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Thursday, Sep 16, 2021

Social media fraud: The influencers promoting criminal scams

Social media fraud: The influencers promoting criminal scams

On social media, there’s a new type of influencer. But instead of promoting clothing lines and lifestyle products, they promote fraud.
They flash stacks of cash, hide their faces, and some even lure new recruits by selling guides on committing fraud.

You’d think these scammers and their illegal products would be hard to find, and once upon a time, they were, hidden in the shadows of the dark web. But not any more.

As part of an investigation for BBC Panorama, I discovered just how easy it was to make deals with fraudsters and purchase fraud guides online. I also unmasked one anonymous influencer who has been selling them.

On social, perpetrators of online retail fraud refer to it as “clicking”, making it seem more innocuous.

But committing fraud – which is defined by the police-run service Action Fraud as using trickery to gain a dishonest advantage, often financial, over another person – can lead to up to 10 years in prison.

The guides being traded are known as methods.

They can target banks, retailers and even the government’s Universal Credit system, leaving organisations and members of the public out of pocket.

And they all rely heavily on something known as fullz, slang for full information.

These are the personal details of an unconnected person: typically an individual’s name, phone number, address and bank details.

With the fullz in hand, fraudsters can follow the steps in the guides to make online purchases or even take out a loan in someone else’s name.

How do these private details end up in circulation in the first place?

They have often come from phishing scams. Think of those dodgy emails or text messages that pretend to be from legitimate sources and con people into revealing their personal information.

Sometimes these fraudsters conduct or commission phishing activities themselves, or sometimes they get hold of the information via others.

Exploiting a person’s “fullz” – by, for example, making purchases using their details – can wreck their credit score. A bad credit score can have life-changing implications: it affects your chances of applying for a loan, or getting a mortgage, or even opening a new bank account.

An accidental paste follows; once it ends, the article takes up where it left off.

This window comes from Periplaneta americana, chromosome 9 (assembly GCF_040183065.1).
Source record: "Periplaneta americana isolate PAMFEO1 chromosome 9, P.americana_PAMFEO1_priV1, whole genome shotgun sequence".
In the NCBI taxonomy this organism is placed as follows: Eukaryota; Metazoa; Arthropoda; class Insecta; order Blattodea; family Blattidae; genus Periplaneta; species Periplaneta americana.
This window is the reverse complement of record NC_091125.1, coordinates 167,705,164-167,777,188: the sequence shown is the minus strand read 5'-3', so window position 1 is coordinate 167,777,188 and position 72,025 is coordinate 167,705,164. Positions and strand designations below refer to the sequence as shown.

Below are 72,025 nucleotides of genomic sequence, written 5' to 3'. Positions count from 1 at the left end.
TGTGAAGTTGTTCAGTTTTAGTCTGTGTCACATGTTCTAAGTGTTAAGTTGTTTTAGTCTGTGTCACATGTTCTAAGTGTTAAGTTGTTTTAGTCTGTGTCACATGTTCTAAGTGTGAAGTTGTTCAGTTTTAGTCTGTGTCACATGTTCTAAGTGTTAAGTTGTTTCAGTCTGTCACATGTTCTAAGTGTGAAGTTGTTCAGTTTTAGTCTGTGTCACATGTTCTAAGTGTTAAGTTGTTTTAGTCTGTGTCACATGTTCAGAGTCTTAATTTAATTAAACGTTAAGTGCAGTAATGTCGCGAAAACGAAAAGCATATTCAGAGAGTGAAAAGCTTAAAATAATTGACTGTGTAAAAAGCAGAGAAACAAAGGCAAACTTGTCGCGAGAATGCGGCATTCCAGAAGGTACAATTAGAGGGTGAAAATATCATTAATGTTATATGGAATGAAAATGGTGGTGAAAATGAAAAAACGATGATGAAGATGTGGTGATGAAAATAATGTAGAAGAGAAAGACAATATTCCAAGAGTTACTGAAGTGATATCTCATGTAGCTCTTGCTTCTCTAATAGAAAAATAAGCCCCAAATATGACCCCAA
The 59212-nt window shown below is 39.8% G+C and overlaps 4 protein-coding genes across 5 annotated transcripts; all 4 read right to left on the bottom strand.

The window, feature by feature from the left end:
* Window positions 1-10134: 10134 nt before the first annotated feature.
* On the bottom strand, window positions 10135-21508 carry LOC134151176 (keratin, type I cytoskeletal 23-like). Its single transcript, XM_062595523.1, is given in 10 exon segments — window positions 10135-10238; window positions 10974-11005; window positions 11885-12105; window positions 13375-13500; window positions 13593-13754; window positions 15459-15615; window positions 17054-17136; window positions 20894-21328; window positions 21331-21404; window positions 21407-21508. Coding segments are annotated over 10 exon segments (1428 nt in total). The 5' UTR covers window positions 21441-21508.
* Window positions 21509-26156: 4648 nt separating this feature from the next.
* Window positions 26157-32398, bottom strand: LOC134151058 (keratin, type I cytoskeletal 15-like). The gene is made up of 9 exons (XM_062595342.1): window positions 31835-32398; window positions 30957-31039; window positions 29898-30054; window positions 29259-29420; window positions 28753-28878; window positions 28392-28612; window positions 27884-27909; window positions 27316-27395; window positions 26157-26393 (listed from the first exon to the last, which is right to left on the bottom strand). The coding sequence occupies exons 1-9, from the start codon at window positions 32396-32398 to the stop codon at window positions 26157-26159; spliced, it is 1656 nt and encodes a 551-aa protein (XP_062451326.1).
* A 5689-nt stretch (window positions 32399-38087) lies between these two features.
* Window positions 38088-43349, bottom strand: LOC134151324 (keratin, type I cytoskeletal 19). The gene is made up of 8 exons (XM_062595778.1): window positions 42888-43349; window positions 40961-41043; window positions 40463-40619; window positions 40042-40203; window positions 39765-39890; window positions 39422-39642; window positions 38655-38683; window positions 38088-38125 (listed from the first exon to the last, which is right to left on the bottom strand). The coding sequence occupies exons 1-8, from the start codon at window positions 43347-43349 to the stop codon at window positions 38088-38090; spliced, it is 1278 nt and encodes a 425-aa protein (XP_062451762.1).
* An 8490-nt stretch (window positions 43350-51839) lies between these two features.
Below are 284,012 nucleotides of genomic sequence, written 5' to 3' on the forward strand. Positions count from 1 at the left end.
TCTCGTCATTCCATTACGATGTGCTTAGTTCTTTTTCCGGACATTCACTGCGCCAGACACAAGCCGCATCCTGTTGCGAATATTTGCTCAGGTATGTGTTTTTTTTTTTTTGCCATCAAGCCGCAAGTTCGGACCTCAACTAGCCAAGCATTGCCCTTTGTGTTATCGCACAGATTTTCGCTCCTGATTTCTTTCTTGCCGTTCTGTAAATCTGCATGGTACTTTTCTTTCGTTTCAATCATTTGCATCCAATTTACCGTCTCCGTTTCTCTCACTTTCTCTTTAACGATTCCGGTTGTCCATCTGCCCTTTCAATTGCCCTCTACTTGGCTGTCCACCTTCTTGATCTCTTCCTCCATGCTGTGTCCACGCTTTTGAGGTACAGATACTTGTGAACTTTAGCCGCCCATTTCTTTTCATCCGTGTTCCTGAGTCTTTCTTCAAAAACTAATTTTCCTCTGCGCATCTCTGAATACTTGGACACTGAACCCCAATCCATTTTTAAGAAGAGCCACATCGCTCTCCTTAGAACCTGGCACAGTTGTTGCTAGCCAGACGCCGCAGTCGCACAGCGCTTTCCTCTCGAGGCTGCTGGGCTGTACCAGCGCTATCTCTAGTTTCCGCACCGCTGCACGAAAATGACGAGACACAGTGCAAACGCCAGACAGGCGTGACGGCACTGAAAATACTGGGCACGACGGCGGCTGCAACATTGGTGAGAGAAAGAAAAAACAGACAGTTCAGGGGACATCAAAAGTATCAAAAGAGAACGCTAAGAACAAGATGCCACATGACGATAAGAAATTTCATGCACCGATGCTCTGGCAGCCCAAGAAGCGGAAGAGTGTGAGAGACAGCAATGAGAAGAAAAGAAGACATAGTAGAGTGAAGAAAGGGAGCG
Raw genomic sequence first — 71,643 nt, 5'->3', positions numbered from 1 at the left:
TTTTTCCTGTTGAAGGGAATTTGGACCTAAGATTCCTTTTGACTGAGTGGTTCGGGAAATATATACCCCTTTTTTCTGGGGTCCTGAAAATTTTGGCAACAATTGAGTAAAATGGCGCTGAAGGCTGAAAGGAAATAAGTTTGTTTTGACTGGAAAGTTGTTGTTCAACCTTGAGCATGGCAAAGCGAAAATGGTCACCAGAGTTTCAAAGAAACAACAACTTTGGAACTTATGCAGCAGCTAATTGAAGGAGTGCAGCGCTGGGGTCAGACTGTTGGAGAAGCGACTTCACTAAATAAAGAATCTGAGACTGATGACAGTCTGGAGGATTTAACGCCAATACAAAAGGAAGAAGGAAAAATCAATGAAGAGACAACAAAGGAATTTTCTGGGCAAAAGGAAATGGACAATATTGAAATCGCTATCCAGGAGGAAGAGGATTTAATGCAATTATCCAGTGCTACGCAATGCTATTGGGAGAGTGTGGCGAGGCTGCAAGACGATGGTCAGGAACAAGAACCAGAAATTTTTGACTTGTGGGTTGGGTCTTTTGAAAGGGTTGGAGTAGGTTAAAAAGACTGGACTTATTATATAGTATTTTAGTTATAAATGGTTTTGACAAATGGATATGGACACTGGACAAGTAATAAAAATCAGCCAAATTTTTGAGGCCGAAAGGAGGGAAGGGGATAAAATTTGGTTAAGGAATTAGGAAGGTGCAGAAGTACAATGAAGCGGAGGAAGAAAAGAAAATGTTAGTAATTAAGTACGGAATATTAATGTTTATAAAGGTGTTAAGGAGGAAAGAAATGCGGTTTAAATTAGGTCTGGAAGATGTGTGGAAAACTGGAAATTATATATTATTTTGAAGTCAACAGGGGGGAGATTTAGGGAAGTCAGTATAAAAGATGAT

I contacted one fraudster who was advertising his services on social media and, through a messaging app, he offered to build me a fake website and send 4,000 phishing texts on my behalf to get people’s personal details. His fee was £115.

On a separate Instagram profile, I noticed a scammer had posted some “fullz” – as a sort of free sample, encouraging people to pay to receive many more stolen details. I decided to call some of the phone numbers that were listed.

It was difficult listening to a stranger react as I told them their names, addresses, card details and phone numbers were posted online for anyone to see and exploit.

I later met up with one of the victims, Wilson from Oxford, who said seeing all his details online was scary because it made him realise how unprotected he was.

So why aren’t more people behind these schemes being caught?

Cybercrime specialist Jake Moore says investigators are facing an uphill battle to find the culprits.

“Anonymous accounts are leaving not just a small amount of breadcrumbs to investigate them – there are no breadcrumbs,” he says. “There’s no digital footprint left behind them. So to investigate this is nearly impossible.”

But being an influencer inevitably means sharing some elements of your life online – and over time, one influencer has left behind a few too many clues.

He calls himself Tankz, and in videos of him rapping online, he boasts: “I’m a London scammer. I see it, I want it, I click it.”

He sells fraud guides – or methods.

I posed as someone interested in learning about fraud and messaged Tankz about his methods via Instagram. We bought his top guide for £100.

It arrived as a link, sent via social media, to 43 files on a cloud storage system.

The files were filled with detailed techniques on how to exploit online retailers. They also directed would-be criminals to websites where they can buy “fullz”.

We wanted to find out who this masked fraud influencer was.
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